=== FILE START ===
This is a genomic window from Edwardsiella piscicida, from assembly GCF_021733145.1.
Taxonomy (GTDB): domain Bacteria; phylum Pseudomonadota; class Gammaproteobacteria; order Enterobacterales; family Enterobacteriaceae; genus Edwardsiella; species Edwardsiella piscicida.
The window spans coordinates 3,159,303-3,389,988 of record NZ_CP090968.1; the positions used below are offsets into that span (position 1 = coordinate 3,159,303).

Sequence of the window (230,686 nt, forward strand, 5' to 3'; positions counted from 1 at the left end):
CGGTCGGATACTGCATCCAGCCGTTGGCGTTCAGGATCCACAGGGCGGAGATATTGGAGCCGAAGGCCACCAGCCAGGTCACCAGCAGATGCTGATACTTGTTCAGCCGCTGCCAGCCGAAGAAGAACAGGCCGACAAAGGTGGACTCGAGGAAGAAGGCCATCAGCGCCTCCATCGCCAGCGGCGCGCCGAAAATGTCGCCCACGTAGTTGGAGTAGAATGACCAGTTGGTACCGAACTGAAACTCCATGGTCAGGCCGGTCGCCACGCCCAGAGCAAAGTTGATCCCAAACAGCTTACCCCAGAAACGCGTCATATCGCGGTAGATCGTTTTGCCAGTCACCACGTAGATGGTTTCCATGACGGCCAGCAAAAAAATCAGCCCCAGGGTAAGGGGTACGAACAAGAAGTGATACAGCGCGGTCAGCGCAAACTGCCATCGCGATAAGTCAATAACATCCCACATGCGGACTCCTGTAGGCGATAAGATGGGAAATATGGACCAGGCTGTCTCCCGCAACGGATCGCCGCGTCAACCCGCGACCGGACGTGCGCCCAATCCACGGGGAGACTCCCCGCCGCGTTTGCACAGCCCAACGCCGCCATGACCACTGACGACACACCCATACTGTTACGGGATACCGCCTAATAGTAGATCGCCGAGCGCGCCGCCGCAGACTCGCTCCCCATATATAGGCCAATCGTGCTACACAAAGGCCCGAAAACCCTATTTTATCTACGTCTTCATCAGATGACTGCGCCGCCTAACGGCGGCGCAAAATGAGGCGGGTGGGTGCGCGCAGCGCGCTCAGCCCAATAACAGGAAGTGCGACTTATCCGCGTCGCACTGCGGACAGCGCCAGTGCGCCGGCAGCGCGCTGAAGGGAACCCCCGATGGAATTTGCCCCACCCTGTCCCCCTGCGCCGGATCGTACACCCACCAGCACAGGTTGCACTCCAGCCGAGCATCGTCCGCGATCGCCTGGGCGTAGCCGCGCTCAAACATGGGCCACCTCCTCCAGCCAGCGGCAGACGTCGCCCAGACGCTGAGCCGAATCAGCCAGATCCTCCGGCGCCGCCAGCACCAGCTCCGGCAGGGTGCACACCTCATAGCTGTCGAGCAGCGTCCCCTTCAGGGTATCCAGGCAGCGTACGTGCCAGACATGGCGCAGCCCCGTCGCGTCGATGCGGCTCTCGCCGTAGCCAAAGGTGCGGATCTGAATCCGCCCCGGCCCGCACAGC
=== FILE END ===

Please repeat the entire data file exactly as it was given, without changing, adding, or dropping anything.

This is a genomic window from Edwardsiella piscicida, from assembly GCF_021733145.1.
Taxonomy (GTDB): domain Bacteria; phylum Pseudomonadota; class Gammaproteobacteria; order Enterobacterales; family Enterobacteriaceae; genus Edwardsiella; species Edwardsiella piscicida.
The window spans coordinates 3,159,303-3,389,988 of record NZ_CP090968.1; the positions used below are offsets into that span (position 1 = coordinate 3,159,303).

Sequence of the window (230,686 nt, forward strand, 5' to 3'; positions counted from 1 at the left end):
CGGTCGGATACTGCATCCAGCCGTTGGCGTTCAGGATCCACAGGGCGGAGATATTGGAGCCGAAGGCCACCAGCCAGGTCACCAGCAGATGCTGATACTTGTTCAGCCGCTGCCAGCCGAAGAAGAACAGGCCGACAAAGGTGGACTCGAGGAAGAAGGCCATCAGCGCCTCCATCGCCAGCGGCGCGCCGAAAATGTCGCCCACGTAGTTGGAGTAGAATGACCAGTTGGTACCGAACTGAAACTCCATGGTCAGGCCGGTCGCCACGCCCAGAGCAAAGTTGATCCCAAACAGCTTACCCCAGAAACGCGTCATATCGCGGTAGATCGTTTTGCCAGTCACCACGTAGATGGTTTCCATGACGGCCAGCAAAAAAATCAGCCCCAGGGTAAGGGGTACGAACAAGAAGTGATACAGCGCGGTCAGCGCAAACTGCCATCGCGATAAGTCAATAACATCCCACATGCGGACTCCTGTAGGCGATAAGATGGGAAATATGGACCAGGCTGTCTCCCGCAACGGATCGCCGCGTCAACCCGCGACCGGACGTGCGCCCAATCCACGGGGAGACTCCCCGCCGCGTTTGCACAGCCCAACGCCGCCATGACCACTGACGACACACCCATACTGTTACGGGATACCGCCTAATAGTAGATCGCCGAGCGCGCCGCCGCAGACTCGCTCCCCATATATAGGCCAATCGTGCTACACAAAGGCCCGAAAACCCTATTTTATCTACGTCTTCATCAGATGACTGCGCCGCCTAACGGCGGCGCAAAATGAGGCGGGTGGGTGCGCGCAGCGCGCTCAGCCCAATAACAGGAAGTGCGACTTATCCGCGTCGCACTGCGGACAGCGCCAGTGCGCCGGCAGCGCGCTGAAGGGAACCCCCGATGGAATTTGCCCCACCCTGTCCCCCTGCGCCGGATCGTACACCCACCAGCACAGGTTGCACTCCAGCCGAGCATCGTCCGCGATCGCCTGGGCGTAGCCGCGCTCAAACATGGGCCACCTCCTCCAGCCAGCGGCAGACGTCGCCCAGACGCTGAGCCGAATCAGCCAGATCCTCCGGCGCCGCCAGCACCAGCTCCGGCAGGGTGCACACCTCATAGCTGTCGAGCAGCGTCCCCTTCAGGGTATCCAGGCAGCGTACGTGCCAGACATGGCGCAGCCCCGTCGCGTCGATGCGGCTCTCGCCGTAGCCAAAGGTGCGGATCTGAATCCGCCCCGGCCCGCACAGC